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Spirit of the Valley
The Magazine of Mountain Wellness









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Last month in Spirit of the Valley, Reverend Wendy Collins wrote about willingness: specifically the willingness to move from any feeling that has "held us in bondage". Many times, we have only a vague idea, or perhaps no idea, of what holds us or why.   We only know that we feel stuck, have unanswered questions or unresolved feelings.

So, how can the expressive arts help us connect willingness with self-knowing, with healing and with soul?  

You might begin an expressive art session with a question or a problem you are facing.   It is possible that your intention during a session may simply be to step into not-knowing, to play and discover whatever it is that comes to you.   If your question is a difficult one, you can ask a friend or partner to join you as a witness to your process.   A therapist trained in working with the arts in therapy is essential for deeper work and for assured confidentiality.  

You will be giving form to your private inner world. One of my teachers, Shaun McNiff, said that the images always come to heal.   Allow your images to guide you, to express themselves through you.   The images will let you know whether they need color, words, sound or movement.   This allowing is a path to authentic work.   Many find that expressing one image will free many others.   Even if the first image has been perceived internally, perhaps as a dream or a melody, when realized in 3-dimensional form it can become a source of wisdom and guidance for you.

Initially, some images can be strange and scary, or wrinkled, red and wailing like a newborn baby.   Remember that the images come to heal.   As with a guest at the front door, invite them in and be interested in what they have to teach and in the insight they bring.   Hang the hangable, read the readable, sing the singable and move the movable.   Live with the images as one might live with an invited houseguest.   Give them privacy of display if required and learn over time what they have to teach.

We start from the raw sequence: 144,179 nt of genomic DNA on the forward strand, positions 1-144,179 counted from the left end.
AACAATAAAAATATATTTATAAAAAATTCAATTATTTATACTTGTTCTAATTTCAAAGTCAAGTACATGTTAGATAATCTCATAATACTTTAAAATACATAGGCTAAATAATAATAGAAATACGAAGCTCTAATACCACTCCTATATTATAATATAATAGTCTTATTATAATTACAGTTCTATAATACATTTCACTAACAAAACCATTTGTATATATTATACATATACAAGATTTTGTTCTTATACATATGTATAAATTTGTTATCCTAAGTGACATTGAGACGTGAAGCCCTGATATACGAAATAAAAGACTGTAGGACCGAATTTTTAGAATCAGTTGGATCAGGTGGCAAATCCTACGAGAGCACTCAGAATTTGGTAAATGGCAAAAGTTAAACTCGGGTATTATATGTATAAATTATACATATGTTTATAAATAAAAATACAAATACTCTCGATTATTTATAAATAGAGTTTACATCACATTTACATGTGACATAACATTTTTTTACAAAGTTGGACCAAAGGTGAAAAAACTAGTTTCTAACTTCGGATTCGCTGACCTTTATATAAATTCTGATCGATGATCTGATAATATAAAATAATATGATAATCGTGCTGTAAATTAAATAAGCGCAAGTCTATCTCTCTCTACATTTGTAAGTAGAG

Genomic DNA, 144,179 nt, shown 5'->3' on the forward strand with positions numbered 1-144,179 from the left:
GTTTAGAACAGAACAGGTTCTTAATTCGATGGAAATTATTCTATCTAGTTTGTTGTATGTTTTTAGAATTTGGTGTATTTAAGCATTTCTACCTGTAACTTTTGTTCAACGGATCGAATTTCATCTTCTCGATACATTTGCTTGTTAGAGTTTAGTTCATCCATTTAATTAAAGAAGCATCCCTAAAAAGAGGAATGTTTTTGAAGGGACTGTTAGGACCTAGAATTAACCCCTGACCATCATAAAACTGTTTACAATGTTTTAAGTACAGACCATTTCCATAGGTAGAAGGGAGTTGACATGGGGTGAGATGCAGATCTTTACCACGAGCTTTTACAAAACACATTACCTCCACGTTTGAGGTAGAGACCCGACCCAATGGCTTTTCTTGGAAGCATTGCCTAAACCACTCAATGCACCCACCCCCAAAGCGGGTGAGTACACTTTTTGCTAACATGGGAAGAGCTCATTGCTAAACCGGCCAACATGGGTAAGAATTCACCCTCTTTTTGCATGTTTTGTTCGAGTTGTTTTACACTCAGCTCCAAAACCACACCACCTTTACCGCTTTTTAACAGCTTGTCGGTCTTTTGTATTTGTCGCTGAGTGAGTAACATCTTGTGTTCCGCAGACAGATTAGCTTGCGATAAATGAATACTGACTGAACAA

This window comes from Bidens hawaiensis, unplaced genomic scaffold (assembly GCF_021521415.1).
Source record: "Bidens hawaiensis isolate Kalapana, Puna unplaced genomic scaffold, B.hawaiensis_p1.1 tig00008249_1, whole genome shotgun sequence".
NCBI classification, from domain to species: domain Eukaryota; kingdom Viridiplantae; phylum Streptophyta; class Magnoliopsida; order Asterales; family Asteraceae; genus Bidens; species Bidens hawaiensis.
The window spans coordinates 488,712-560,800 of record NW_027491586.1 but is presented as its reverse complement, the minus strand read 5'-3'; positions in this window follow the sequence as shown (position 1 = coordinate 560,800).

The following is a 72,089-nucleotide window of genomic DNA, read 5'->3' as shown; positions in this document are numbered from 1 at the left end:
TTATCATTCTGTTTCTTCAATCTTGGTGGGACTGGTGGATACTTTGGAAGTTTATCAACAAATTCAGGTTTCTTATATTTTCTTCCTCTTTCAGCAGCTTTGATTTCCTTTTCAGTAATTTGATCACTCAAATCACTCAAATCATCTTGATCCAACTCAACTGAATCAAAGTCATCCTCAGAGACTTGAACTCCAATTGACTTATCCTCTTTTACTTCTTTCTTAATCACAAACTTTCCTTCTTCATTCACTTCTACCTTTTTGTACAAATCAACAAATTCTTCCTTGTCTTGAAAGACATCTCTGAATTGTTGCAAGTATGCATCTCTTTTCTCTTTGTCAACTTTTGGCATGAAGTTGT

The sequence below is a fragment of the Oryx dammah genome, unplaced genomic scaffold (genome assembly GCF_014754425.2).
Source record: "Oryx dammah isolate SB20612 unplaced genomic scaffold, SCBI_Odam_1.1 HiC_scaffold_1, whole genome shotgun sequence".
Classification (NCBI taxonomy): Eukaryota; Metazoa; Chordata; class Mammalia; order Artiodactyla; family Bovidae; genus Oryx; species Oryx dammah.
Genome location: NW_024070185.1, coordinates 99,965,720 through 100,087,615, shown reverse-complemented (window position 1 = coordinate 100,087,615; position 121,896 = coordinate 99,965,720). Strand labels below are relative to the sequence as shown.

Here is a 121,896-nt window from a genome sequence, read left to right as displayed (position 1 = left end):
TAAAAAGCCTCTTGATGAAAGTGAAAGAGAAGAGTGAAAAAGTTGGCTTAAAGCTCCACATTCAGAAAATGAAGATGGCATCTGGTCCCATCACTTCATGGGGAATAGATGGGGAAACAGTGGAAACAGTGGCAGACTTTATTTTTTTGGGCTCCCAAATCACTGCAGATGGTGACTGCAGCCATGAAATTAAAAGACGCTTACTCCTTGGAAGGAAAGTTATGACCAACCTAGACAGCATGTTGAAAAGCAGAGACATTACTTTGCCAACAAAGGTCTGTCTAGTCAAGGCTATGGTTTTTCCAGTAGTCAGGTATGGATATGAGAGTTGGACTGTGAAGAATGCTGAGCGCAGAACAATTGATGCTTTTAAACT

If you decide to share your images with another (and remember this is not necessary), share only with persons you trust not to analyze or criticize, no matter how well intended their comments might seem to them.   Remember that even the comments "I like it" or "Pretty colors in that one" are judgments.   The most important part of image making is the process, not the product.

Please give no response unless your partner asks for one.   If asked for a response, I suggest that you give your first response in some art form, rather than in talk.   In the expressive arts approach, response is not a critique, nor is it an analysis of what the other might have meant or felt, nor has it anything to do with technique.   The art response is the truth of one's own experience.   An authentic response frequently has seemingly little connection to the initial image.   What came up for you as the witness?   Notice that and share it if it is appropriate to do so.

After creating your images, hanging and then living with them for a time, you will very likely begin to discern patterns or recurring motifs in some of the images. When I began to focus on the expressive arts and hang my drawings in my room (60 at one point!), I discovered that every so often an image was similar to others: part of a pattern or a series.   I began to call one evolving pattern "The Whirlpool Series".   These whirlpool images came in drawings, paintings, words and clay.   It is possible they came in movement and sound also, however, I was not tuned into them largely because of the transient nature of those art forms.    The "whirlpool" that initially came as a frightening black swirl, gradually evolved into an image of The Void, still and peaceful and connecting soul to Soul.  

Image making and the images themselves encourage insight.   I encourage you to create opportunities for your images to arrive.   Make a space, assemble materials, set your intention and allow your images to manifest.   Enjoy!


Eve Heart is a Licensed Professional Counselor residing in the Wood River Valley.   She has a several areas of specialization including Expressive Arts Psychotherapy with children, adults and families, brief therapy, family preservation and severely emotionally disturbed children and adolescents. Using an Expressive Arts approach, Eve offers playful options for accessing one's inner life and bringing it into consciousness.   She can be reached at 208-578-2170 and .